Covering the display – and the rear of the phone as well – is Corning Gorilla Glass 5. The phone is IP65/68 rated, which means dust proof and safe against water jets and immersion into water more than a metre deep. All that is, of course, for safety and security in case things go wrong, not an invitation to take it swimming. As Sony says in its web page footnote, “You should not put the device completely underwater; or expose it to seawater, salt water, chlorinated water or liquids such as drinks.” That’s good advice for all phones.
The Sony Xperia XZ phone keeps with the uncompromisingly rectangular lines of many of Sony’s recent models. Its left and right edges are rounded, allowing it to be picked up easily (and in any case, it’ll likely end up in a case, as most phones are). I guess whether you like the styling is all a matter of taste. I glanced at another review where they clearly hated it. I really like the simplicity. Each to their own.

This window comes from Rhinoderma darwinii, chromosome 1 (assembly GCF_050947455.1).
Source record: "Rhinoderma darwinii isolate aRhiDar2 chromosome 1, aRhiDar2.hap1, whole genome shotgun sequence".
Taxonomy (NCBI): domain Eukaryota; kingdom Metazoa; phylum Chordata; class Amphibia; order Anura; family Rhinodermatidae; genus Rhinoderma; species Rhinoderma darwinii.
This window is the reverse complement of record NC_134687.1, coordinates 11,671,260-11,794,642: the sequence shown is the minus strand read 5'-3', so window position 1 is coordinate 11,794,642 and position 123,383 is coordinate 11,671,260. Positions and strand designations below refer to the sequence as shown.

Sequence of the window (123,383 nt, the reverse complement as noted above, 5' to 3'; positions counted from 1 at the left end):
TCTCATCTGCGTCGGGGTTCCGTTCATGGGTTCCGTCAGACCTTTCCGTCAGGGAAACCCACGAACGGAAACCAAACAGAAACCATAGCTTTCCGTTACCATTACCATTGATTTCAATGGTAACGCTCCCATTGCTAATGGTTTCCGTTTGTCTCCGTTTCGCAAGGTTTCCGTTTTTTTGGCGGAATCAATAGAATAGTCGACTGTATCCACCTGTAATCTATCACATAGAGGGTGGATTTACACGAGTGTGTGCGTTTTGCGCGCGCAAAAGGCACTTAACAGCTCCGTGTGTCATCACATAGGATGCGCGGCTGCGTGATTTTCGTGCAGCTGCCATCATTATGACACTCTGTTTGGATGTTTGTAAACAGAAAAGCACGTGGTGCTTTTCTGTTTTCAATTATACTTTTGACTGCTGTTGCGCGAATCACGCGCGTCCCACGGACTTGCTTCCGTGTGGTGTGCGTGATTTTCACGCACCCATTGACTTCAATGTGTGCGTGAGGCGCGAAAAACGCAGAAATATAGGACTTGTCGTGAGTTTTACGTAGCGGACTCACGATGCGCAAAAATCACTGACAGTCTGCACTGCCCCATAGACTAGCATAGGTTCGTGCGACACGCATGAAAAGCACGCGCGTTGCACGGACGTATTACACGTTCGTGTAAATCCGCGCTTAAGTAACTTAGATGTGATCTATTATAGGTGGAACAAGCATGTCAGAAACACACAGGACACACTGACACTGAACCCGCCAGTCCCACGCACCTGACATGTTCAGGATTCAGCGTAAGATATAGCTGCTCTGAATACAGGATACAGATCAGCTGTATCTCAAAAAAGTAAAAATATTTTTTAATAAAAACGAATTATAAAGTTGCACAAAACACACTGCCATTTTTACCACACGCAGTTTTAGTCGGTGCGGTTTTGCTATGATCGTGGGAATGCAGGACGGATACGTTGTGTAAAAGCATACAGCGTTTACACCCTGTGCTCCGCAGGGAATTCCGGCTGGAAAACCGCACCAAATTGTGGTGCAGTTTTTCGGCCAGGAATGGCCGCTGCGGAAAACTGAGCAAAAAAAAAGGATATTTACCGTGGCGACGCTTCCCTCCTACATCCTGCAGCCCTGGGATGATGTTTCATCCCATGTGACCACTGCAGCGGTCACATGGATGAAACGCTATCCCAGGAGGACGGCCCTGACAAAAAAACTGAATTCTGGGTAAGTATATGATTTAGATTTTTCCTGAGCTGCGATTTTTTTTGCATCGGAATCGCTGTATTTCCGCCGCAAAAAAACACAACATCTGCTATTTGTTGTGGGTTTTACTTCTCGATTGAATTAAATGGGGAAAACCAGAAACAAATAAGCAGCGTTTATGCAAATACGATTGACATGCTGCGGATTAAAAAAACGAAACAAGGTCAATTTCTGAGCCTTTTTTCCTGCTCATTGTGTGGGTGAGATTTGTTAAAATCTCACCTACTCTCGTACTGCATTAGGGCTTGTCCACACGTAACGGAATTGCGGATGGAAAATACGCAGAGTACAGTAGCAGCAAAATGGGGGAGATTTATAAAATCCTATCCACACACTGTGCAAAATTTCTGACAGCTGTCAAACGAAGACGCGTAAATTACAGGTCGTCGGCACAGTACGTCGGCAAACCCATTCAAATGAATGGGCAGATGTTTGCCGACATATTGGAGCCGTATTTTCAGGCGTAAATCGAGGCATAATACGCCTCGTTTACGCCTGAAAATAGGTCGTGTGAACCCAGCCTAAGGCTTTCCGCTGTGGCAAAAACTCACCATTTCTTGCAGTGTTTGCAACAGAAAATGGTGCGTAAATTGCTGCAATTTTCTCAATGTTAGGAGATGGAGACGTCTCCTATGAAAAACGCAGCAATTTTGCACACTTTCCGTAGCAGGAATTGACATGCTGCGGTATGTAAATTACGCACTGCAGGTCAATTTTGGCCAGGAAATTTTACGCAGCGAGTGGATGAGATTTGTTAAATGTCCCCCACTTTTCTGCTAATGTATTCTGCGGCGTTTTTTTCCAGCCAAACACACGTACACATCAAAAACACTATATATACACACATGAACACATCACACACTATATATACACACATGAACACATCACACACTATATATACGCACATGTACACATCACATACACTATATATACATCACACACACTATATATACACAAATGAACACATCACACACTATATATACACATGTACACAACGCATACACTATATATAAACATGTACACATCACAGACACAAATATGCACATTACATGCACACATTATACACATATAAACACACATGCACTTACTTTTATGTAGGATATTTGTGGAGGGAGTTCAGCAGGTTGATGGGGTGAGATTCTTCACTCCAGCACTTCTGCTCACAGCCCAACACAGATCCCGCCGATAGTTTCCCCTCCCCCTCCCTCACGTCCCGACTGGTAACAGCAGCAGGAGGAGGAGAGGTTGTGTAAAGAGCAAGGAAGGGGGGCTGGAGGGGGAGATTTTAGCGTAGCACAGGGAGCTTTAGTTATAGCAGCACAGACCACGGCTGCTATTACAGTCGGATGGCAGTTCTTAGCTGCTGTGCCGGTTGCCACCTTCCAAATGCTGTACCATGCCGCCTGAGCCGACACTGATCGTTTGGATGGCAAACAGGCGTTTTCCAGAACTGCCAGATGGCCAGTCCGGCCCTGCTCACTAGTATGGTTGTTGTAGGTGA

Inside it runs a Qualcomm Snapdragon 835, which is about as fast as things get. It has eight cores, four running at up to 2.45GHz and the other four 1.9GHz. It supports Cat 16 LTD downloads of up to one gigabit per second and Cat 13 uploads of up to 150Mbps.
As always, those figures depend on the phone actually implementing the full functionality, there being locations where the cell towers also support that functionality, and the load on them. This phone has these features implemented. Telstra – you can get the phone from Telstra on a plan – has Gigabit LTE available in a small areas in the centre of Sydney, Melbourne and Brisbane. Sony says that “Typical speeds for Gigabit capable devices are in the range of 5 to 300 Mbps in 4GX areas”.